Two sides of the coin
Published undefined

William works as a Research and Early Development Senior Scientist at Roche Diagnostics in Cape Town, South Africa. He shares how his country has a splintered attitude towards the LGBTQ+ community.

“On paper, South Africa is a beacon of LGBTQ+ rights. It is the first country in the world to enshrine protection against discrimination based on sexual orientation and gender identity, in the most progressive constitution of its time. It is the fifth country in the world (and only nation on the African continent) to legalise same sex marriage in 2006.

However, there is an awkward disparity between the noble aspirations of our post-apartheid policies and the lived experiences of ordinary South Africans, where misconception of LGBTQ+ issues and vilification of LGBTQ+ individuals are all-too-common.

I am privileged to live in a social bubble where being gay is a non-issue. This is not so for many black, poor or even homeless LGBTQ+ individuals who are also part of 'gay-friendly' Cape Town.
Research and Early Development Scientist at Roche

The two sides of this coin are illustrated by a 2015 nationwide survey, which reported that while 51% of South Africans believe that gay people should have the same human rights, a disheartening 72% feel that same-sex activity is morally wrong. This is perhaps not unexpected as South African society, while diverse and complex, is overwhelmingly religious, patriarchal and morally conservative.

In addition, traditional concepts of masculinity often result in homophobic violence and abuse, with 44% of LGBTQ+ South Africans reporting to experience verbal, physical and/or sexual abuse in their daily lives due to their sexual orientation. Clearly, constitutional protection makes little difference when you are threatened with corrective rape or gay bashing, or when you are abandoned by friends and family under the guise of 'love the sinner, hate the sin'.

Different personal experience

That being said, this gloomy picture is not my personal experience. Living in an affluent, historically white neighbourhood in Cape Town, I rarely have to think twice about being out in public. I live in the Gay Capital of Africa, with dedicated nightclubs, film festivals and pride events. I hold my husband’s hand while walking down bustling streets. On our way to work, he drops me at the entrance to the Roche site; I get a goodbye peck on the cheek. I openly speak about our day to day marital life at work.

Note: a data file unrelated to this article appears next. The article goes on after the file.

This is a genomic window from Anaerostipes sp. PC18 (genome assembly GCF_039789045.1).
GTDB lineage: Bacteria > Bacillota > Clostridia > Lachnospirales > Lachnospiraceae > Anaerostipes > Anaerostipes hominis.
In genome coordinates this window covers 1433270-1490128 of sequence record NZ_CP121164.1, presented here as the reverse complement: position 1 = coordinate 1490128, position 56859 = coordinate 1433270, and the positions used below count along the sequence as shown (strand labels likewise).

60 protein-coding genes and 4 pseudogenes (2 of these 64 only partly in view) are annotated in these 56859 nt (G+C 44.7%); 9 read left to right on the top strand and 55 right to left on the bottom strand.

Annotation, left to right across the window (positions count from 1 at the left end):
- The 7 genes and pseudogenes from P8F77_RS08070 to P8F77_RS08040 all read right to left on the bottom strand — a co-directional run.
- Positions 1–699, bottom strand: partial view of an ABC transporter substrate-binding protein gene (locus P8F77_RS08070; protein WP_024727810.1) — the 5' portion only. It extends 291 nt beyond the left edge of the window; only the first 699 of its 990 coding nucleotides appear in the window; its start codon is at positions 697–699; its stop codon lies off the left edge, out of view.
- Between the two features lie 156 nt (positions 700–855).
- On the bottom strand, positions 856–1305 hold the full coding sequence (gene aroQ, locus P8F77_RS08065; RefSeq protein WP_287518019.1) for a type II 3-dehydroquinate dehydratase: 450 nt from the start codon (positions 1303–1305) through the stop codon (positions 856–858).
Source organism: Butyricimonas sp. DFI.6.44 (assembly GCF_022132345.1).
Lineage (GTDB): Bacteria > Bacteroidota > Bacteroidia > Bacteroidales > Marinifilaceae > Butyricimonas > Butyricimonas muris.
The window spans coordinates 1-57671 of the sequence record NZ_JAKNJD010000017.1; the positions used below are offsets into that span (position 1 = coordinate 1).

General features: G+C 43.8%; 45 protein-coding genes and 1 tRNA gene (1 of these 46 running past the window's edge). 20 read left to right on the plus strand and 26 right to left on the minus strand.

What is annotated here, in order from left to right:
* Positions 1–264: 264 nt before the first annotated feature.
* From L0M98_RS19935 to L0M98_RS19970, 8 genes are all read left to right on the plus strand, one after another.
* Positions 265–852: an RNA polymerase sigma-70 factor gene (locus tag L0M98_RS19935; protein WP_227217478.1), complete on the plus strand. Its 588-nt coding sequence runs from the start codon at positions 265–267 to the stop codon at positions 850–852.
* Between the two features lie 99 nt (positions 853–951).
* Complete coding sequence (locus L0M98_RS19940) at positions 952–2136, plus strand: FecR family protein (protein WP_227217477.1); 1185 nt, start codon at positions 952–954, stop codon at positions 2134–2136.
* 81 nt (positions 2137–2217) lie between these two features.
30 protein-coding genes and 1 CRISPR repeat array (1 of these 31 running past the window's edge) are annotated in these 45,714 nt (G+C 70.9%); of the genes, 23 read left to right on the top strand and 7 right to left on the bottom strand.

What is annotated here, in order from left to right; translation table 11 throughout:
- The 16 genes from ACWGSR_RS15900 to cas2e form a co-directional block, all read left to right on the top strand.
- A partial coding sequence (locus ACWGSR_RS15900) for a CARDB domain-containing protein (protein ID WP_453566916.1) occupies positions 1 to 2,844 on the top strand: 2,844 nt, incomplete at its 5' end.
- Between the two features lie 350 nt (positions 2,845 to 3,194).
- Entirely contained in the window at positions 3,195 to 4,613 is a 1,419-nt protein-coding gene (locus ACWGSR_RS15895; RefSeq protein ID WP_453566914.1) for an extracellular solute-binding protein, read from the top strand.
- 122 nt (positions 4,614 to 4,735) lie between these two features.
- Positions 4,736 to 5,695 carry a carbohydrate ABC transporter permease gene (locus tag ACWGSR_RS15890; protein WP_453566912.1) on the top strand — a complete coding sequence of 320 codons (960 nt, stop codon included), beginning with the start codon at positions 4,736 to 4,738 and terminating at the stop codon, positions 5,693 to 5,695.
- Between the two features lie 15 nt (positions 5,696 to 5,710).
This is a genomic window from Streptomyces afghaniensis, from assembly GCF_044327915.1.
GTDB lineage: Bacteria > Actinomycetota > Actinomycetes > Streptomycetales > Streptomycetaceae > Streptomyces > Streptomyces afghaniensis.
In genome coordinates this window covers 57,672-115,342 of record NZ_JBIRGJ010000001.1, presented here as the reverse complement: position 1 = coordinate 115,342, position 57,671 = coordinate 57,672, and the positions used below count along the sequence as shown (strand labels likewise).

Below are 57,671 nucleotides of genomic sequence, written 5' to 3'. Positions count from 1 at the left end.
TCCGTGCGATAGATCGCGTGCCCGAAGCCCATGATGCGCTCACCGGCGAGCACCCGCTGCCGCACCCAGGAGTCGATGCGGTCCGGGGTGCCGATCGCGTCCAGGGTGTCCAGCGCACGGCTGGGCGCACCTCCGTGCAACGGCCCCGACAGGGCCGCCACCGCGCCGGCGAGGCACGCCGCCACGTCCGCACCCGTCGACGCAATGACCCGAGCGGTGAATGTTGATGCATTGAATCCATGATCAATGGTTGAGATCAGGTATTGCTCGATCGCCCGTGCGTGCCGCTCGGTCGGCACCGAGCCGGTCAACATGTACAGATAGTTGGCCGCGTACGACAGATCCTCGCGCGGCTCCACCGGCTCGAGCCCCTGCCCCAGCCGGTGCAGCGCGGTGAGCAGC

This comfort to be so visible is in part due to Roche’s commendable culture of inclusivity. In part it is due to my familiarity with South Africa’s progressive anti-discrimination legal framework, which gives me recourse as an LGBTQ+ employee.

Mostly it is because I am a white, upper middle class, cisgender man, and the social clout that it produces is carried like a shield. I am privileged to live in a social bubble where being gay is a non-issue. This is not so for many black, poor or even homeless LGBTQ+ individuals who are also part of 'gay-friendly' Cape Town.

It is ironic that I have a voice, rather than more socially disadvantaged LGBTQ+ individuals who are desperate to be heard. My Out and Proud life is easy, boring even, and for that I am thankful.

The most discrimination I face are occasional whispers of 'moffie' (an Afrikaans gay slur) from passers-by, and for that I’m also thankful, because I forgive their ignorance and move on, unaffected. I hear stories of less fortunate communities just outside my social bubble, where vocal taunts of 'moffie' are often preludes to harassment and violence.”

Pride series
Open and proud, our diverse culture makes us stronger
View series overview

More stories of

See all stories